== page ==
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Study Asks If War Makes A Person More ... Or Less ... Religious

Adolfo Valle for NPR

What's the link between war and religion? Does living through the traumas of conflict make people more religious – or turn them against religion?

Those age-old questions are probed in two studies.

"War Increases Religiosity" appears in Nature: Human Behavior. A team led by Joseph Henrich, chairman of the Department of Human Evolutionary Biology of Harvard University, analyzed interview responses from 1,709 individuals in 71 villages in three countries that had suffered prolonged, brutal internal conflicts that did not revolve around religious or ethnic differences: Sierra Leone's civil war, 1991-2002; the Lord's Resistance Army insurgency in Uganda, 1986-2006; and Tajikistan's civil war and continuing political violence.

The data showed that people who had been more intensely affected by the violence of war were more likely to join or participate in religious groups and practice religious rituals. The data, collected in 2010 and 2011, came from previously published work by other researchers.

The more profound the impact of war on an individual — such as the death, injury or abduction of a household member — the greater the likelihood grew of that person turning to religion. By contrast, those who had been less affected by the impact of war were also less likely to join a a religious group. The statistical breakdown showed that for those in Sierra Leone, greater exposure to war made it 12% more likely individuals would turn to religion; 14% more for those in Uganda; and 41% more for Tajikstan.

Even as years passed, Henrich's latest study found that religious practice continued to play a significant role in the lives of many of those surveyed. "These effects on religiosity persist even 5, 8 and 13 years post-conflict," according to the study. The effects held true whether those surveyed were Muslim or Christian.

So what does that mean in terms of day-to-day behavior? In Henrich's previous work, he had found that religion led people to be more "prosocial" — that is, more supportive, cooperative and generous — but in a particular way. "When people hear the word cooperation, they interpret that positively," he said. But his study showed a "more narrow" type of cooperation that only included people in one's own group or village while excluding outsiders. As Henrich put it, "When I'm hit by a shock, what should I do? Who should I turn to? The groups you're already in become tighter, and you're less interested in reaching out to those who are not" in your in-group.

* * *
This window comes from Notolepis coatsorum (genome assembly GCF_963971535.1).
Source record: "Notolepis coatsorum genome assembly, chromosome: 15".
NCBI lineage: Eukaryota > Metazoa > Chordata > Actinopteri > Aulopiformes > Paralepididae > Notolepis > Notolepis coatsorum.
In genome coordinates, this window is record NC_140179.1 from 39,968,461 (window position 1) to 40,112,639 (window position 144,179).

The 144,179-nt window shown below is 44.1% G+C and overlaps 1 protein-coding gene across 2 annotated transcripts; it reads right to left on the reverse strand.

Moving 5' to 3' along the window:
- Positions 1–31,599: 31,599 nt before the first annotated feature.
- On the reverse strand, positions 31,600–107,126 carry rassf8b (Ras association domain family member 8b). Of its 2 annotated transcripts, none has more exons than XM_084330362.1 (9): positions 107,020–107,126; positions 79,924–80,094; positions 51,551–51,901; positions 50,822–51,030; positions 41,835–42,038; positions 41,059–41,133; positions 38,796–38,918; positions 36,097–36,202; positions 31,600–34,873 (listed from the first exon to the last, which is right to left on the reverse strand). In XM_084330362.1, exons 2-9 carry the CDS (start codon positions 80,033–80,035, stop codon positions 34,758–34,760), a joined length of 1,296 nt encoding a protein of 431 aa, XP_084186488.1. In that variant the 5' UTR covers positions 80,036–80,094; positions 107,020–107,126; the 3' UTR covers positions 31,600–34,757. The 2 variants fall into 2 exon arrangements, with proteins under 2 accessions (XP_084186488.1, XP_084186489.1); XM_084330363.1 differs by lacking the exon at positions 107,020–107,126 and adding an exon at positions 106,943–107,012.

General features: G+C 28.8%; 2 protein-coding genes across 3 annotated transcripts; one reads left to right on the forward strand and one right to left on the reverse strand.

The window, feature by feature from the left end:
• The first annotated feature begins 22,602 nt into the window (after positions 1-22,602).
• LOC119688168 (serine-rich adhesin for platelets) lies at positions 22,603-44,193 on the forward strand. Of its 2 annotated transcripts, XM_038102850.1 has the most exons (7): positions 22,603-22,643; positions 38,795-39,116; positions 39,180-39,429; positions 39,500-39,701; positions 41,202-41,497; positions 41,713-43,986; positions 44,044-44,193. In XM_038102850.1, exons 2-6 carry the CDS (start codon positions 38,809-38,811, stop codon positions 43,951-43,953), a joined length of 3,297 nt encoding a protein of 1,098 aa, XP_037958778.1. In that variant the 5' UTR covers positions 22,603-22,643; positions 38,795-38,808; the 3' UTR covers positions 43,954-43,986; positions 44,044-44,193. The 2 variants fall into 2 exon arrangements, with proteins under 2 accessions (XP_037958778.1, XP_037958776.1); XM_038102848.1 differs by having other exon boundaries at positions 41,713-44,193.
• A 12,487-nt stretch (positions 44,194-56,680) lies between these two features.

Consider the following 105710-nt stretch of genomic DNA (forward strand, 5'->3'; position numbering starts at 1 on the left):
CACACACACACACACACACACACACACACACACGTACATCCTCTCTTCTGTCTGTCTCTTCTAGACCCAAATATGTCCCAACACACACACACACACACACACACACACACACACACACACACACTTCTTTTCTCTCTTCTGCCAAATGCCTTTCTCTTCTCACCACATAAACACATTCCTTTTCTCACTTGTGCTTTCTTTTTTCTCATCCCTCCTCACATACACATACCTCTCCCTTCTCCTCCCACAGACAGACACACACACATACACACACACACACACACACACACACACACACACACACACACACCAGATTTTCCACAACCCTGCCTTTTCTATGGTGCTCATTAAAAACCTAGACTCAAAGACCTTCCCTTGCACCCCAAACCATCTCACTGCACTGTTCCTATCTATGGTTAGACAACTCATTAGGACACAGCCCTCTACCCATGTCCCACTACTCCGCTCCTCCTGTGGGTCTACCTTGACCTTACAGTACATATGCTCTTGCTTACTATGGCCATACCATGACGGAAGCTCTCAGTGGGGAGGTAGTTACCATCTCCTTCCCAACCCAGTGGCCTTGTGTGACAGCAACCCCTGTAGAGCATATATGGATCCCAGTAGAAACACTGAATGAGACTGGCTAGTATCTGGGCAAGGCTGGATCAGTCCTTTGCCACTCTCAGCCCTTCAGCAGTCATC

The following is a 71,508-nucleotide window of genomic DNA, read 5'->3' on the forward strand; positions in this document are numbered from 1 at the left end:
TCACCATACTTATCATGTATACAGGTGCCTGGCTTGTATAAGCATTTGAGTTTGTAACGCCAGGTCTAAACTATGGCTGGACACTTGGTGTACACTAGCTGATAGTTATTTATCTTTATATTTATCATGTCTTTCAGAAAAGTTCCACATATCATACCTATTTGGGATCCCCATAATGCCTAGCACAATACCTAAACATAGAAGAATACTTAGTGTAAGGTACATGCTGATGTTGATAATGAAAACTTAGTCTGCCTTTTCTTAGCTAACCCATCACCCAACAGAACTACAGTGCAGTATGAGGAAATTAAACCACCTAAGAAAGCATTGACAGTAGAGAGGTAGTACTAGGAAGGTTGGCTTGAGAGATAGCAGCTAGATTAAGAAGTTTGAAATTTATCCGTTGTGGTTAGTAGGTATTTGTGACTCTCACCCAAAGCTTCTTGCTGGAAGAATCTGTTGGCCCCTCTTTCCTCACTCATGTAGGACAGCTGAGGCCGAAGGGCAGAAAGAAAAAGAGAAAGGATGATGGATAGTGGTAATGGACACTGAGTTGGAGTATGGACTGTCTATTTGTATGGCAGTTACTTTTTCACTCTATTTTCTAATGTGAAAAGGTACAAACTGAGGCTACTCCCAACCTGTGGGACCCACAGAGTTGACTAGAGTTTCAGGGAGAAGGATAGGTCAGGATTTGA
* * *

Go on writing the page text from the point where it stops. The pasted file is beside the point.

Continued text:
The positive side is that such cooperation could lead to nation building. But the danger, Henrich says, is that these ingredients can alternatively lead to what he calls a "negative feedback loop." In that scenario, these already tightly knit religious groups could, in the event of an attack or if they fear one is imminent, band together to fight off other groups and defend their own religious beliefs.

And that's the mixed message from the study's findings. Even though the groups studied by Henrich and his colleagues had not initially experienced a war with a religious element baked in, they could have a religious awakening in the aftermath that could foster "parochial cooperation" – but could also "catalyze ongoing cycles of violent conflict."

Henrich echoes the conclusions of an earlier research study, published in 2016, by psychology professors Hongfei Du of Guangzhou University and Peilian Chi of the University of Macau. They also found that the greater exposure to war, the more likely people are to become more religious, belong to religious groups and participate in religious rituals. That was their takeaway after analyzing responses from 82,772 individuals in 57 countries contained in the 2010 World Values Survey.

In a post-war environment, religion can serve as a psychological buffer against worry about future conflicts, they write — and can also help people achieve a strong sense of belonging to a group.

And yet, Du wrote in his email to NPR, some research has shown that a different factor could tip the cycle toward peacemaking instead: whether the religious leaders hold and emphasize compassionate values rather than promote violent solutions to conflicts. It's an idea that was crystallized in a quote from Gandhi: "The need of the moment is not one religion, but mutual respect and tolerance of the devotees of the different religions."

Diane Cole writes for many publications, including The Wall Street Journal and The Jewish Week, and is book columnist for The Psychotherapy Networker. She is the author of the memoir After Great Pain: A New Life Emerges. Her website is dianejcole.com.

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Diane Cole